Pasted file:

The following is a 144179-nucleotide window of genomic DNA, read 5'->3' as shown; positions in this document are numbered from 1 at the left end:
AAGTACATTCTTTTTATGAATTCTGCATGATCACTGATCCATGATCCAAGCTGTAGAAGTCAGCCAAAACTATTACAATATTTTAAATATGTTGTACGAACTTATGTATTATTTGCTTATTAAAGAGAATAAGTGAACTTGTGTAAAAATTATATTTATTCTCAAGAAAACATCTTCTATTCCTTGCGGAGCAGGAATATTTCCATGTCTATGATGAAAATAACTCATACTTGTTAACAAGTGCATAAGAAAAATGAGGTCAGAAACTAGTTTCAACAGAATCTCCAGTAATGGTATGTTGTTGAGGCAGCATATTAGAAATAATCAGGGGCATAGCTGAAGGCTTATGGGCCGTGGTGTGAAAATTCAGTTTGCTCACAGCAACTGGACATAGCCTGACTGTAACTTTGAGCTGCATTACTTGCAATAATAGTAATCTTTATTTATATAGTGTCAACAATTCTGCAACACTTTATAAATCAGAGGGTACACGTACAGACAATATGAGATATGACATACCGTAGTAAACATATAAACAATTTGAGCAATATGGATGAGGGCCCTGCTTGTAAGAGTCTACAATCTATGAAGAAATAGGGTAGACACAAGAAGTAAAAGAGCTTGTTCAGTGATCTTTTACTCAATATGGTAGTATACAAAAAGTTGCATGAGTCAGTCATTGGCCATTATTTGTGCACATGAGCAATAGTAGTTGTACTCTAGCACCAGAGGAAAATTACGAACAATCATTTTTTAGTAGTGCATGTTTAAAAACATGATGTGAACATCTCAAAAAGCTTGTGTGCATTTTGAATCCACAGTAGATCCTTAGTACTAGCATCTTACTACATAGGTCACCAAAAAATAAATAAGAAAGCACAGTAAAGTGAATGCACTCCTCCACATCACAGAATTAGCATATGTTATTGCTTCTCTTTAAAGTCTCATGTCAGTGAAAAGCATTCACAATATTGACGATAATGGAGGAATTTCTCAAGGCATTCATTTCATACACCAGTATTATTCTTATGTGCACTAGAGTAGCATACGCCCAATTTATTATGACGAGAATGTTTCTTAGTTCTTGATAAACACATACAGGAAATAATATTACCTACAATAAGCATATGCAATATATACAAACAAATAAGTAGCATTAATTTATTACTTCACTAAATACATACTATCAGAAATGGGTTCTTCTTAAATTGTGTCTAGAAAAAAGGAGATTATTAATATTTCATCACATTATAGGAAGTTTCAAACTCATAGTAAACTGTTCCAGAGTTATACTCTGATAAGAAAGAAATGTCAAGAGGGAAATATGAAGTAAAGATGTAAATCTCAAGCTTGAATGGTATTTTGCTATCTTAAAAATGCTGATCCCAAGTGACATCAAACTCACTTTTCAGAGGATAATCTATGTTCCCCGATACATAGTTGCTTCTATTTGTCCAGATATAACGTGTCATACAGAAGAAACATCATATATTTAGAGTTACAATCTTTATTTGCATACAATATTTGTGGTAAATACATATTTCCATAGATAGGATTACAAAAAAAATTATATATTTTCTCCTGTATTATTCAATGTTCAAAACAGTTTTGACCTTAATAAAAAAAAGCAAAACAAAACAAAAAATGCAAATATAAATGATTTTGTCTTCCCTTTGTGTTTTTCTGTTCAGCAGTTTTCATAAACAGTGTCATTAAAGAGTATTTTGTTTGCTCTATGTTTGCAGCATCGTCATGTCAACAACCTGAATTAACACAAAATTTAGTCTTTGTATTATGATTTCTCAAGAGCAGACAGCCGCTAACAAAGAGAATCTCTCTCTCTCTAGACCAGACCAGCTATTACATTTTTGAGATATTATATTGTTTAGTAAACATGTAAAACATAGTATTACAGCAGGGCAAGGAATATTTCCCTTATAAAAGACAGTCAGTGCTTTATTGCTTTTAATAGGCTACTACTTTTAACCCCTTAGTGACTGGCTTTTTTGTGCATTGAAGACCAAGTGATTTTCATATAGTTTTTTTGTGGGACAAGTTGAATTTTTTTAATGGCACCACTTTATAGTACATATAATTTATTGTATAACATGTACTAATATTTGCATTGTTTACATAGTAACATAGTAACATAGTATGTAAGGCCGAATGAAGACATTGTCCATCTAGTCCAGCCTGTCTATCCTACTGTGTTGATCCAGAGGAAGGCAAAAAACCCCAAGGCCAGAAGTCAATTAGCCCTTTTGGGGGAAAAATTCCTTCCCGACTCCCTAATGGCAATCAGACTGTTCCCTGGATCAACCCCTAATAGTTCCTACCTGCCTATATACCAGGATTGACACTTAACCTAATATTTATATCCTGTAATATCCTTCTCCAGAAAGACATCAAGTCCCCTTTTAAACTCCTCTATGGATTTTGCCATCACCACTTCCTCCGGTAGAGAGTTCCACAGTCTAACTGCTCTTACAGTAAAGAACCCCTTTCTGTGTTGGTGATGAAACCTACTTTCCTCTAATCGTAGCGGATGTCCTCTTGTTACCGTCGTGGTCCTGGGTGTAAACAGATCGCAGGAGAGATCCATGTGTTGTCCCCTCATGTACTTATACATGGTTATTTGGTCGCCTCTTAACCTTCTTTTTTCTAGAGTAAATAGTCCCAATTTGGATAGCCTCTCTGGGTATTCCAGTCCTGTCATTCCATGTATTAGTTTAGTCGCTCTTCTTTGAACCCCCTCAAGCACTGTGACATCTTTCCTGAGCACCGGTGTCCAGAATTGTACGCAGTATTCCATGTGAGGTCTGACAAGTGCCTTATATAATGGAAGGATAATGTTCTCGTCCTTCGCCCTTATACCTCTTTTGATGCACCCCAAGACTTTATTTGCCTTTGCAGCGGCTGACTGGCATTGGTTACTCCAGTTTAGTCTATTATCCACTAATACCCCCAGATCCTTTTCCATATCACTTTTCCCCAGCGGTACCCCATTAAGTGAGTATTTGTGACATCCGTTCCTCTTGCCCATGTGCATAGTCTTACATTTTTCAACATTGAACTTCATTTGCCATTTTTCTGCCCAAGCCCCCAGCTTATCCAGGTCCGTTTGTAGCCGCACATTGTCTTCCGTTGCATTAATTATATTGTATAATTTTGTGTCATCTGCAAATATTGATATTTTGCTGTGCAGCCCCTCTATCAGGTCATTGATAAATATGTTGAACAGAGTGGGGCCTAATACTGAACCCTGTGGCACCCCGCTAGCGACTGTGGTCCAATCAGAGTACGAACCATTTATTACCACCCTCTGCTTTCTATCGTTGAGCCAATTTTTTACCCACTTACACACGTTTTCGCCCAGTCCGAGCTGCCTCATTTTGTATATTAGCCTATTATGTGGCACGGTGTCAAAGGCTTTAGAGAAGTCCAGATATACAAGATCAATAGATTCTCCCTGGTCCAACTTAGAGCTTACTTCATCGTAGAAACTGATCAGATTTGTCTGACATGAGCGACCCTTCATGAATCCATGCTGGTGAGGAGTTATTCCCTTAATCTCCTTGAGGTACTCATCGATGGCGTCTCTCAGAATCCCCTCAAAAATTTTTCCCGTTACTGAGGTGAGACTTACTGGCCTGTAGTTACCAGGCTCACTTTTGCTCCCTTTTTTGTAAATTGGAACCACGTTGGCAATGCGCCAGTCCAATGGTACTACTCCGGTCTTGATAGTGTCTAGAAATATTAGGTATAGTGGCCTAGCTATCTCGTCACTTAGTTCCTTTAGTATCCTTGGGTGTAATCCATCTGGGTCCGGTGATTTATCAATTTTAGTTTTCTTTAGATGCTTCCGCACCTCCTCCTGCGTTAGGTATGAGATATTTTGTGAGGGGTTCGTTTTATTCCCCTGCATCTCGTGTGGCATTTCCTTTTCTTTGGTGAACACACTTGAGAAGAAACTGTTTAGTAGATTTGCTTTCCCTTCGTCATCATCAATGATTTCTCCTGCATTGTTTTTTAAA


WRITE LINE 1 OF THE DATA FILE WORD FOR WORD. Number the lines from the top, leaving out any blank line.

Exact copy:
The following is a 144179-nucleotide window of genomic DNA, read 5'->3' as shown; positions in this document are numbered from 1 at the left end: